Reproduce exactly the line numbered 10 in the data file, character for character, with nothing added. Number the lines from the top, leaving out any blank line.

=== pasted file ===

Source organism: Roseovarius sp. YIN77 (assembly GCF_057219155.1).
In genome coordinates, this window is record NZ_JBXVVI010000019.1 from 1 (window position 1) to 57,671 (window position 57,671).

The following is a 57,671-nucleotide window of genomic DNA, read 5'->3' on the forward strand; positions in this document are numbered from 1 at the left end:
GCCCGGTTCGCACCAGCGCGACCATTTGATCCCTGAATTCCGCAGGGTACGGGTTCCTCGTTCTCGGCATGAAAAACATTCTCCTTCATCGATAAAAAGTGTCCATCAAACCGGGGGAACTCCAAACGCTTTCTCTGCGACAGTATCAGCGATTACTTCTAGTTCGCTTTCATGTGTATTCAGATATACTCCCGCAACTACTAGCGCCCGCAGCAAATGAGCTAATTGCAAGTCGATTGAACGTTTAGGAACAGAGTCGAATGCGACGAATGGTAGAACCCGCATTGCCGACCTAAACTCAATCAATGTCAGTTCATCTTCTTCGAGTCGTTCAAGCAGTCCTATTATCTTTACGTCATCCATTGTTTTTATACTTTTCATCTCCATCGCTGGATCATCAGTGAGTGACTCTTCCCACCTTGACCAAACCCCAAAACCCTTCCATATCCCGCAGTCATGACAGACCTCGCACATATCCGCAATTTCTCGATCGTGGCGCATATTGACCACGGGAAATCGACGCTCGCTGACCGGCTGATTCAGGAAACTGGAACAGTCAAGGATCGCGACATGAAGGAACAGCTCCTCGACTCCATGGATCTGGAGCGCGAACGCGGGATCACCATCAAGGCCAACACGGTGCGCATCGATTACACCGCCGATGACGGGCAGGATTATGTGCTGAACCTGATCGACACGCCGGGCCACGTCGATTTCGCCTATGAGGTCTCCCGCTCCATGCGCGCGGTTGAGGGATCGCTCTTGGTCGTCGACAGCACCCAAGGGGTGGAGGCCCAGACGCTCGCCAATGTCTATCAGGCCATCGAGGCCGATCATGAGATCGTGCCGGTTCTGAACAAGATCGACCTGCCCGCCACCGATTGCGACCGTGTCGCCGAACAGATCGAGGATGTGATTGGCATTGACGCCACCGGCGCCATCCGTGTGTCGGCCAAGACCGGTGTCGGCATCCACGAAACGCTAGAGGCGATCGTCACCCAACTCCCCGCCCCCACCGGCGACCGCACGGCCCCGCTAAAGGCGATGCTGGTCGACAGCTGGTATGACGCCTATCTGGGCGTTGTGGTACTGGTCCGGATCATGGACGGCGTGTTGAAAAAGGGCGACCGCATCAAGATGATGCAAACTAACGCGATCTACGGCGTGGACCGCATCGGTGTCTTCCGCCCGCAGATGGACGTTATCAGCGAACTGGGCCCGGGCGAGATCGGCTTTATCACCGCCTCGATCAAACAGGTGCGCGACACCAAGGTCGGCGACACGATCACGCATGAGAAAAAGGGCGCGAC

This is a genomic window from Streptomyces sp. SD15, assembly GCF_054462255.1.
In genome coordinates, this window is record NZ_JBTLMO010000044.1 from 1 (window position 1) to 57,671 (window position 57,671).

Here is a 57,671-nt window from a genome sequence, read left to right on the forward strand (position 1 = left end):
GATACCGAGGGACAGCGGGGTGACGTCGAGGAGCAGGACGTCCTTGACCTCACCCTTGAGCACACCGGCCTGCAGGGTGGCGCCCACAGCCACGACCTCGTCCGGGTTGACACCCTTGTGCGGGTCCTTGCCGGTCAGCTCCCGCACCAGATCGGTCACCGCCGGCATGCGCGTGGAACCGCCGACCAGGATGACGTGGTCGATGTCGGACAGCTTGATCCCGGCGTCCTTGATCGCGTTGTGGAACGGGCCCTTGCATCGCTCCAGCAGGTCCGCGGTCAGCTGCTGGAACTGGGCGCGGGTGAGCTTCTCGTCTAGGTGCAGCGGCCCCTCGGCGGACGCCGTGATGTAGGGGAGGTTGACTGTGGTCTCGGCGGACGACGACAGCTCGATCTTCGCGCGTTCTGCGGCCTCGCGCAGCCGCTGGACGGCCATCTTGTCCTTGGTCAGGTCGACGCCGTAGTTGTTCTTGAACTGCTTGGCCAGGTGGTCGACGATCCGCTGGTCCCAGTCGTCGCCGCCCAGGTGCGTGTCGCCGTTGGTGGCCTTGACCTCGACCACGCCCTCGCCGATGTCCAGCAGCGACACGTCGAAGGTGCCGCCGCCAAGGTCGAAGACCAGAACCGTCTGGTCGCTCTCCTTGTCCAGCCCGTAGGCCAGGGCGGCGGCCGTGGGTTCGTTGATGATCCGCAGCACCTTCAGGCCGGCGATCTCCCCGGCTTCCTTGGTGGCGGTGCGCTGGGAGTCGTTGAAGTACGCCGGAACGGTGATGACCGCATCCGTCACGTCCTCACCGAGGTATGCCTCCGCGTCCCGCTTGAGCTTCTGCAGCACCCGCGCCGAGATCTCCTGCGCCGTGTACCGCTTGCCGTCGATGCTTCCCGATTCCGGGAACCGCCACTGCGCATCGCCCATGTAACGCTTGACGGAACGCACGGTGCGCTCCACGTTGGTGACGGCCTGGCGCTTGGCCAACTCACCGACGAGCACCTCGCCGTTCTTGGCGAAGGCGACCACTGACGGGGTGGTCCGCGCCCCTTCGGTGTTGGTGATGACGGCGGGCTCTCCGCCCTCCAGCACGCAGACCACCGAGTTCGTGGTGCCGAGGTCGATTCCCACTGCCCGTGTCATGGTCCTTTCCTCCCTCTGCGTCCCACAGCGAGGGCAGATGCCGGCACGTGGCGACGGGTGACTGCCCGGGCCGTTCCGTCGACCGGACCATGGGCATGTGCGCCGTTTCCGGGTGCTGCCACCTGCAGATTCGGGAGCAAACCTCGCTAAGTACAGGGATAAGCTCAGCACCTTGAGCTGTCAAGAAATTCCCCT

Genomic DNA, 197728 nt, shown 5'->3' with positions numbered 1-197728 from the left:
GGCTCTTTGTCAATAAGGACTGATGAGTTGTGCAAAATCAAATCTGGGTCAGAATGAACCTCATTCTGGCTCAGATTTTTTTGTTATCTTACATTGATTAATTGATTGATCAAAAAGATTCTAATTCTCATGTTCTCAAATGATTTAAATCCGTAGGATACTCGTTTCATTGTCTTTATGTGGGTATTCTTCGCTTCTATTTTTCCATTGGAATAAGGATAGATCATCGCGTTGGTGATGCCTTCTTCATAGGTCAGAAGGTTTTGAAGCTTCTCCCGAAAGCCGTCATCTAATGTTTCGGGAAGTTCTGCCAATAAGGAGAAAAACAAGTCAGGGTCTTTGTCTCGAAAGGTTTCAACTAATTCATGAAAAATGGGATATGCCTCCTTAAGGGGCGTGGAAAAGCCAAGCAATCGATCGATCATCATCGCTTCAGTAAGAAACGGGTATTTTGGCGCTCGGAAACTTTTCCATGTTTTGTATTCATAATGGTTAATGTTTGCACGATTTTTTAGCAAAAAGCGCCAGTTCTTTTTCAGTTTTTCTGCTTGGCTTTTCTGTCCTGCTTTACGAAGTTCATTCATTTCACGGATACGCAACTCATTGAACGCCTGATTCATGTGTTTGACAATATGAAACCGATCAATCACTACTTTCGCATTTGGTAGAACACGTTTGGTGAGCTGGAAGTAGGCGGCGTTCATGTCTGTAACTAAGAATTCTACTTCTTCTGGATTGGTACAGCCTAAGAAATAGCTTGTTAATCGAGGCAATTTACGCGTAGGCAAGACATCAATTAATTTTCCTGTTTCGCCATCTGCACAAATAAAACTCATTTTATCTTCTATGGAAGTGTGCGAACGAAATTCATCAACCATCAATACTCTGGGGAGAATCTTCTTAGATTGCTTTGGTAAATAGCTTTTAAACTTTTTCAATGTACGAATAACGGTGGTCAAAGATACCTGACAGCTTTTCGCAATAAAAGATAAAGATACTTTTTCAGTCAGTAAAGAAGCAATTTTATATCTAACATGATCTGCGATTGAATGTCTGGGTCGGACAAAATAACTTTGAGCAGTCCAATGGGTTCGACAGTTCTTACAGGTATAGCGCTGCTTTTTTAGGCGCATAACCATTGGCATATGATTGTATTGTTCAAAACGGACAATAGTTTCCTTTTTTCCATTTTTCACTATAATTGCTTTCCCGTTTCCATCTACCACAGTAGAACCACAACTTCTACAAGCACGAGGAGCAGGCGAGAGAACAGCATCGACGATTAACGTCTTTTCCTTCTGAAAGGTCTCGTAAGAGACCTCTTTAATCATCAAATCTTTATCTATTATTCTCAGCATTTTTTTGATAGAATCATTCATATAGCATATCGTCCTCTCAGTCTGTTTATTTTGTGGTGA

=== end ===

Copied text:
GGCTCTTTGTCAATAAGGACTGATGAGTTGTGCAAAATCAAATCTGGGTCAGAATGAACCTCATTCTGGCTCAGATTTTTTTGTTATCTTACATTGATTAATTGATTGATCAAAAAGATTCTAATTCTCATGTTCTCAAATGATTTAAATCCGTAGGATACTCGTTTCATTGTCTTTATGTGGGTATTCTTCGCTTCTATTTTTCCATTGGAATAAGGATAGATCATCGCGTTGGTGATGCCTTCTTCATAGGTCAGAAGGTTTTGAAGCTTCTCCCGAAAGCCGTCATCTAATGTTTCGGGAAGTTCTGCCAATAAGGAGAAAAACAAGTCAGGGTCTTTGTCTCGAAAGGTTTCAACTAATTCATGAAAAATGGGATATGCCTCCTTAAGGGGCGTGGAAAAGCCAAGCAATCGATCGATCATCATCGCTTCAGTAAGAAACGGGTATTTTGGCGCTCGGAAACTTTTCCATGTTTTGTATTCATAATGGTTAATGTTTGCACGATTTTTTAGCAAAAAGCGCCAGTTCTTTTTCAGTTTTTCTGCTTGGCTTTTCTGTCCTGCTTTACGAAGTTCATTCATTTCACGGATACGCAACTCATTGAACGCCTGATTCATGTGTTTGACAATATGAAACCGATCAATCACTACTTTCGCATTTGGTAGAACACGTTTGGTGAGCTGGAAGTAGGCGGCGTTCATGTCTGTAACTAAGAATTCTACTTCTTCTGGATTGGTACAGCCTAAGAAATAGCTTGTTAATCGAGGCAATTTACGCGTAGGCAAGACATCAATTAATTTTCCTGTTTCGCCATCTGCACAAATAAAACTCATTTTATCTTCTATGGAAGTGTGCGAACGAAATTCATCAACCATCAATACTCTGGGGAGAATCTTCTTAGATTGCTTTGGTAAATAGCTTTTAAACTTTTTCAATGTACGAATAACGGTGGTCAAAGATACCTGACAGCTTTTCGCAATAAAAGATAAAGATACTTTTTCAGTCAGTAAAGAAGCAATTTTATATCTAACATGATCTGCGATTGAATGTCTGGGTCGGACAAAATAACTTTGAGCAGTCCAATGGGTTCGACAGTTCTTACAGGTATAGCGCTGCTTTTTTAGGCGCATAACCATTGGCATATGATTGTATTGTTCAAAACGGACAATAGTTTCCTTTTTTCCATTTTTCACTATAATTGCTTTCCCGTTTCCATCTACCACAGTAGAACCACAACTTCTACAAGCACGAGGAGCAGGCGAGAGAACAGCATCGACGATTAACGTCTTTTCCTTCTGAAAGGTCTCGTAAGAGACCTCTTTAATCATCAAATCTTTATCTATTATTCTCAGCATTTTTTTGATAGAATCATTCATATAGCATATCGTCCTCTCAGTCTGTTTATTTTGTGGTGA